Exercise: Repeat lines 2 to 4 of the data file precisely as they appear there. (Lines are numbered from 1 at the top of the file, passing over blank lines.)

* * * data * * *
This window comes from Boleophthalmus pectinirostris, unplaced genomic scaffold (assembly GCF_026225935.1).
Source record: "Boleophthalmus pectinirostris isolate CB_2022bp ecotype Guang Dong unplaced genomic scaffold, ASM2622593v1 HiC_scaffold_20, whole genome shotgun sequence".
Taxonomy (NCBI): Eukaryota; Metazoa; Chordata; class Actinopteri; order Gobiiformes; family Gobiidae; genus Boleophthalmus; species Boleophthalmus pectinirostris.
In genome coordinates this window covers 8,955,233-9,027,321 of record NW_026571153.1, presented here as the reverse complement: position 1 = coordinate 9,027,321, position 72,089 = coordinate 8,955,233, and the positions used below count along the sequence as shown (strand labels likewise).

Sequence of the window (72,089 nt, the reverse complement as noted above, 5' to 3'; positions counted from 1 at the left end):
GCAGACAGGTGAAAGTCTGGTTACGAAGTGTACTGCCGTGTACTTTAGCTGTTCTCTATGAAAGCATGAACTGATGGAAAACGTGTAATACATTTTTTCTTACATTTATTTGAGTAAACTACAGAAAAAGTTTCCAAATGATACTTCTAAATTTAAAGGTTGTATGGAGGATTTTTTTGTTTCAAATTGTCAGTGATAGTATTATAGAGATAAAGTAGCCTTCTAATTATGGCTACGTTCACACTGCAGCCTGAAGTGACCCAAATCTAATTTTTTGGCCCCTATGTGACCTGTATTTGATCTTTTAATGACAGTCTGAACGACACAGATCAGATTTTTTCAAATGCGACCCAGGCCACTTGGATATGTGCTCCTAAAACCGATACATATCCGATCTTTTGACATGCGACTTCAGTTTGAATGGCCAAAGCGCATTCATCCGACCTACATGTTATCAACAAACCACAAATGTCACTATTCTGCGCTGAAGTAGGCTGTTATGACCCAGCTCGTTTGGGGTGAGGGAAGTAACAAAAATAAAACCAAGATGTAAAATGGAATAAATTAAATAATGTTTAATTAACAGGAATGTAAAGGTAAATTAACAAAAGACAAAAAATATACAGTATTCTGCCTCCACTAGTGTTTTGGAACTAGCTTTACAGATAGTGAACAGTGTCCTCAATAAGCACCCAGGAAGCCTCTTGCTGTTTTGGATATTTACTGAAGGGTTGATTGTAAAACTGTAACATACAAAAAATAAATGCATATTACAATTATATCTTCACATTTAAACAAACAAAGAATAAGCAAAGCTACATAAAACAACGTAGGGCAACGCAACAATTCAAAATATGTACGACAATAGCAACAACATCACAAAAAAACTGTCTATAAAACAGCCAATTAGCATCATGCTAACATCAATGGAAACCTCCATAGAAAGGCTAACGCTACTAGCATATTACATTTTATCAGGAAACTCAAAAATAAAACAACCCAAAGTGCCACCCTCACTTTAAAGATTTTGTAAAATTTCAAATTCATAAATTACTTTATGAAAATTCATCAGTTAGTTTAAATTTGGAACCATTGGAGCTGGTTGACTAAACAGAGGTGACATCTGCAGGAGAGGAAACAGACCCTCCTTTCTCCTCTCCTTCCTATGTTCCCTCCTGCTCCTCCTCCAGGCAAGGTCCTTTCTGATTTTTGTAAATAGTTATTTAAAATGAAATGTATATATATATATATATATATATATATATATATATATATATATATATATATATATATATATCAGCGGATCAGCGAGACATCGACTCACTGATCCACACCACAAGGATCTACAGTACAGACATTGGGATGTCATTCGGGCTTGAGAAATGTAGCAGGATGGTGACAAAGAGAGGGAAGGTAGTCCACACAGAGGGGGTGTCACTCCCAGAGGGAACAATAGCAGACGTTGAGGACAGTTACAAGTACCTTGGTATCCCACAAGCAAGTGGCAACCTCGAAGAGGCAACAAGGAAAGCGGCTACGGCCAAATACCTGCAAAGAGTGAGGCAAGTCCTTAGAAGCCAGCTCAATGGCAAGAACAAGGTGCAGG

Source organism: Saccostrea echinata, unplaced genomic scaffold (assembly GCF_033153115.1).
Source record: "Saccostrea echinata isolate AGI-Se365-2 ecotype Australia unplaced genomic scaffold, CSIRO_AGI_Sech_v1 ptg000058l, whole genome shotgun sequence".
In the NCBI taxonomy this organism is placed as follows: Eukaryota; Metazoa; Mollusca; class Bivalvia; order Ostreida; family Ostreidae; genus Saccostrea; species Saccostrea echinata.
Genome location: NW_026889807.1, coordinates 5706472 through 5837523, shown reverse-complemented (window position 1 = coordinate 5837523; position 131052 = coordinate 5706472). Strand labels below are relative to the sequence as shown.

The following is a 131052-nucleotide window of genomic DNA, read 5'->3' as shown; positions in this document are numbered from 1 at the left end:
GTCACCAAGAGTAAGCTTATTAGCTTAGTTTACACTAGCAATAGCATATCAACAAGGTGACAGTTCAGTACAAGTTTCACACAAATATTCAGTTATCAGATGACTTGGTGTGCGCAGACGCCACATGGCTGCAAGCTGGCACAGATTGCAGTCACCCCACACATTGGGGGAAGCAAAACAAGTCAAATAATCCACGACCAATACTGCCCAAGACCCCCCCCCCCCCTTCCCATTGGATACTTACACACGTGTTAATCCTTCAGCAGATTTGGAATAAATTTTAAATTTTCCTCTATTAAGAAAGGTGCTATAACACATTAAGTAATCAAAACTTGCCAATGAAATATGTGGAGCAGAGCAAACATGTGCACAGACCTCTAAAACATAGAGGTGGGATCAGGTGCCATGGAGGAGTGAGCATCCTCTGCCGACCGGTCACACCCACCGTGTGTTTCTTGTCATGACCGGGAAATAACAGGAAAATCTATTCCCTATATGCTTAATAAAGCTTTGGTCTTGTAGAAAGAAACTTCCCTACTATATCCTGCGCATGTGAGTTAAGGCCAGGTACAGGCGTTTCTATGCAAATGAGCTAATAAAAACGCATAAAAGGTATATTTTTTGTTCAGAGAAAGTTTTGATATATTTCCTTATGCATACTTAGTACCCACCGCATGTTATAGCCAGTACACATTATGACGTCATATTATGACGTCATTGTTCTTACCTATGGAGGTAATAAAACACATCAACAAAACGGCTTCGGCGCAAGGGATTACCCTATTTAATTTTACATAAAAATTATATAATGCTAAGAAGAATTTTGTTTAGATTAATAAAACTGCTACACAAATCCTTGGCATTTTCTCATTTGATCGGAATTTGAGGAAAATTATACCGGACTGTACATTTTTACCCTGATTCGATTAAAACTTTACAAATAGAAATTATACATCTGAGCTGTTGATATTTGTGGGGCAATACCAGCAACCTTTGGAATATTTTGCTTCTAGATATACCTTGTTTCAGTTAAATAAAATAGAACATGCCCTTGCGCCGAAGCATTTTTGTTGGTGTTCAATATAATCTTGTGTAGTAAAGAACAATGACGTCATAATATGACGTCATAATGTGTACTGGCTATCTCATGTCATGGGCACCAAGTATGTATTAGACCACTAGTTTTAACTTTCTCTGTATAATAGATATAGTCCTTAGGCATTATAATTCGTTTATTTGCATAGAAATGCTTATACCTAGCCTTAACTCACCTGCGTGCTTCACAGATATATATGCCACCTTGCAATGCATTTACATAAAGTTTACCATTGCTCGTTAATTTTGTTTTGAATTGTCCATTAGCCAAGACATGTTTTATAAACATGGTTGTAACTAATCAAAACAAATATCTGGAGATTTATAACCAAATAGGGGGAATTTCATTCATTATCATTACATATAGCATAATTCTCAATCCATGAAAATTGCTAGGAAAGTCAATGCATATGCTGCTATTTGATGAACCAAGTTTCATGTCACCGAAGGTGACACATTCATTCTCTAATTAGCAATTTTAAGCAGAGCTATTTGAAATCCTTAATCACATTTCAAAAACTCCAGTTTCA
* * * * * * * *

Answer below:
Source record: "Boleophthalmus pectinirostris isolate CB_2022bp ecotype Guang Dong unplaced genomic scaffold, ASM2622593v1 HiC_scaffold_20, whole genome shotgun sequence".
Taxonomy (NCBI): Eukaryota; Metazoa; Chordata; class Actinopteri; order Gobiiformes; family Gobiidae; genus Boleophthalmus; species Boleophthalmus pectinirostris.
In genome coordinates this window covers 8,955,233-9,027,321 of record NW_026571153.1, presented here as the reverse complement: position 1 = coordinate 9,027,321, position 72,089 = coordinate 8,955,233, and the positions used below count along the sequence as shown (strand labels likewise).